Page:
Take a look at the air quality in almost all urban areas of China. Is it better or worse than a few years ago?

  3. RW says:

    Economic Policy: Saturday Twentieth Century Economic History Weblogging

    We–we East African Plains Apes–are gift-exchange animals. We seek reciprocity: neither to give so much that we feel exploited by those who give too little back in return, nor to give so little as to unbalance the scales and leave us doomed to submission, but rather to fairly balance the scales. On top of this propensity in human nature to truck, barter, and exchange we have built our market economy. This means that market exchanges have to fulfill five distinct social roles: (1) The prices at which commodities are exchanged survey as signals and incentives to direct and coordinate the human division of labor. (2) The fact of trade and exchange cements social bonds …. (3) Present generosity–giving more than you receive right now, whether explicitly a loan or not–creates a status hierarchy that distributes social decision-making power. (4) The unlucky benefit from a modicum of social insurance by implicitly trading away some decision-making autonomy for current resources. And (5) the prices the market attaches to the resources at one’s hand make some rich and others poor: ‘We know these matters:/How the poor debtors/Still sell their daughters./How in the drought/Men still grow fat…’

    But the logic of the competitive market economy focuses on fulfilling (1) and only (1) of these distinct roles, leaving the other four hanging.


    … noteworthy happenings this week. Five GunFAILs among the ‘highly trained’ class (cops and National Guardsmen) this time. Two concealed carry ninja FAILS: a drop & discharge in a WalMart, and a permit-seeker who shot himself in class. …Two quick-draw artists had accidents this week, one shooting himself and one shooting and killing a 9-year-old girl [among] this week’s 11 child victims …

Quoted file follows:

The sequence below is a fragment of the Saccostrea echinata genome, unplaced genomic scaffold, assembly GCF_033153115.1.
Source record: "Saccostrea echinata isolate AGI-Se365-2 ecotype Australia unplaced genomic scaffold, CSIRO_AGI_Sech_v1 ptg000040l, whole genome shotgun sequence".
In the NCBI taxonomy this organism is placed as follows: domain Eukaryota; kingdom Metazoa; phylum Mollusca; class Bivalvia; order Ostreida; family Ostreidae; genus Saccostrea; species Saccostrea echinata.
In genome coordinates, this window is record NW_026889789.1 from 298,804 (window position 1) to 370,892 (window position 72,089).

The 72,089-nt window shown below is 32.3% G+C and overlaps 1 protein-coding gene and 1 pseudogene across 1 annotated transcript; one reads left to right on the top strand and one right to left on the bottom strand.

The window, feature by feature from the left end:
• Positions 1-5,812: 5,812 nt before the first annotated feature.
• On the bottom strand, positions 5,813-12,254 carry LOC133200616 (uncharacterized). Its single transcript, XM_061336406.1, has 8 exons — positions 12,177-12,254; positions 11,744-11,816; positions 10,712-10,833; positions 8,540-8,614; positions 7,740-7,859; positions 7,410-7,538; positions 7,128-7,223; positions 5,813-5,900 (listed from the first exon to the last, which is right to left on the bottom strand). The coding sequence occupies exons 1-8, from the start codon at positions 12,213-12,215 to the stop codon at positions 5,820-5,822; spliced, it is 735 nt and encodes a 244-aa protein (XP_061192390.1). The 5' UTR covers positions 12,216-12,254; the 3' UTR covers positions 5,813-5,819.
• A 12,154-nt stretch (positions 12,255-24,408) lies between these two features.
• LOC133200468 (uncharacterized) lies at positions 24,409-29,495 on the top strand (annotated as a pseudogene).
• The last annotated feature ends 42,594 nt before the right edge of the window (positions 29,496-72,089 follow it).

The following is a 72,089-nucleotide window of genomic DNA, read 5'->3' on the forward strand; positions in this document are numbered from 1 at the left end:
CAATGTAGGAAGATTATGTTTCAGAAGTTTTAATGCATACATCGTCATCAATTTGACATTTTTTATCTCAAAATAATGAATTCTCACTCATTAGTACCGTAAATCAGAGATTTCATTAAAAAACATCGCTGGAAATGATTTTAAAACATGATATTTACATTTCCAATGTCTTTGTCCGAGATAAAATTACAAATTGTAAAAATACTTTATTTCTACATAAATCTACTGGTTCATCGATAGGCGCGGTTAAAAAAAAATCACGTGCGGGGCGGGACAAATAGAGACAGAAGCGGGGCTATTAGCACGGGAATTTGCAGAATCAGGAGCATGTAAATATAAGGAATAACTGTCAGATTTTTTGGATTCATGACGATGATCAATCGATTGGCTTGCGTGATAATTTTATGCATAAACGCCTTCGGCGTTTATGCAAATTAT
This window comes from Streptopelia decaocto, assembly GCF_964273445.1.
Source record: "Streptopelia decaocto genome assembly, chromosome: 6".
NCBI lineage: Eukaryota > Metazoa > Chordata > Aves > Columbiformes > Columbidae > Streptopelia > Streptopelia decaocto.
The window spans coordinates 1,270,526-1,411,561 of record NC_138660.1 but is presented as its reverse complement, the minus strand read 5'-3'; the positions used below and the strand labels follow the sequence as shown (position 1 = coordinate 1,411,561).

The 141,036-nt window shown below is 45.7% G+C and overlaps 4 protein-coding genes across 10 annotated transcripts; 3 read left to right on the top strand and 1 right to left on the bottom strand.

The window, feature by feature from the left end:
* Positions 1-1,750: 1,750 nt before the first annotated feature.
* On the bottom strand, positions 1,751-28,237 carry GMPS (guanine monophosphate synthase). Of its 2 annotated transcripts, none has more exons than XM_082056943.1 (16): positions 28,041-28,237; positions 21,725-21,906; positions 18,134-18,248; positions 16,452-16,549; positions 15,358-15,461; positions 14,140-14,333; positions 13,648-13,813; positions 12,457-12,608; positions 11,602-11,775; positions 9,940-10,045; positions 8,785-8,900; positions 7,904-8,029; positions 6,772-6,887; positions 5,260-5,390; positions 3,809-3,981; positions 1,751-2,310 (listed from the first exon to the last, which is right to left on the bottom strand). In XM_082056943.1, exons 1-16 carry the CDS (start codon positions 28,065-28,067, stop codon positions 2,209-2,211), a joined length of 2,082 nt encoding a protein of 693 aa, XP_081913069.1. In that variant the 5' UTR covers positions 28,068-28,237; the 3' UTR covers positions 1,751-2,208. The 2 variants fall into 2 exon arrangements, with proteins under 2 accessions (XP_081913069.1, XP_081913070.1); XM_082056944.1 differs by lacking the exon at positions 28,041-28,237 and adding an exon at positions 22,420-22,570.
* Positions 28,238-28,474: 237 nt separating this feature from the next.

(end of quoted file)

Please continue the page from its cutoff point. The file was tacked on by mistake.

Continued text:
PS: The blog seems to be doing that thing where released comments only show up after login (front page counter indicates a # of comments but nothing is visible below the fold).

  4. hue says:

    How Pink Floyd Made Money
    Roger Waters: Once you made a few quids, you have to decide if you still are a socialist

    Ruin Porn: Detroit, an America Autopsy (npr)
    For some, Detroit may be a symbol of urban decay; but to Charlie LeDuff, it’s home. An NYTimes Pulitzer winner, LeDuff is now a TV reporter for the local Fox affiliate, where LeDuff has, quote, thrown out the rules of how to be a TV reporter. He doesn’t comb his hair every day and almost never dresses up. He stares into the camera and makes funny faces. On camera he wears sunglasses and talks with a swagger, referring to the mayor as Dave and the county executive as Bob, unquote. LeDuff played golf through the city, an 18-mile course, on camera. Listen or read the transcript, especially the great stuff about Monica Conyers, a former city councilwoman and wife of John Conyers.

  5. idaman says:

    Microsoft’s qtrly y/y revenue growth was 17.7%

    I guess that puts them in the disruptor category.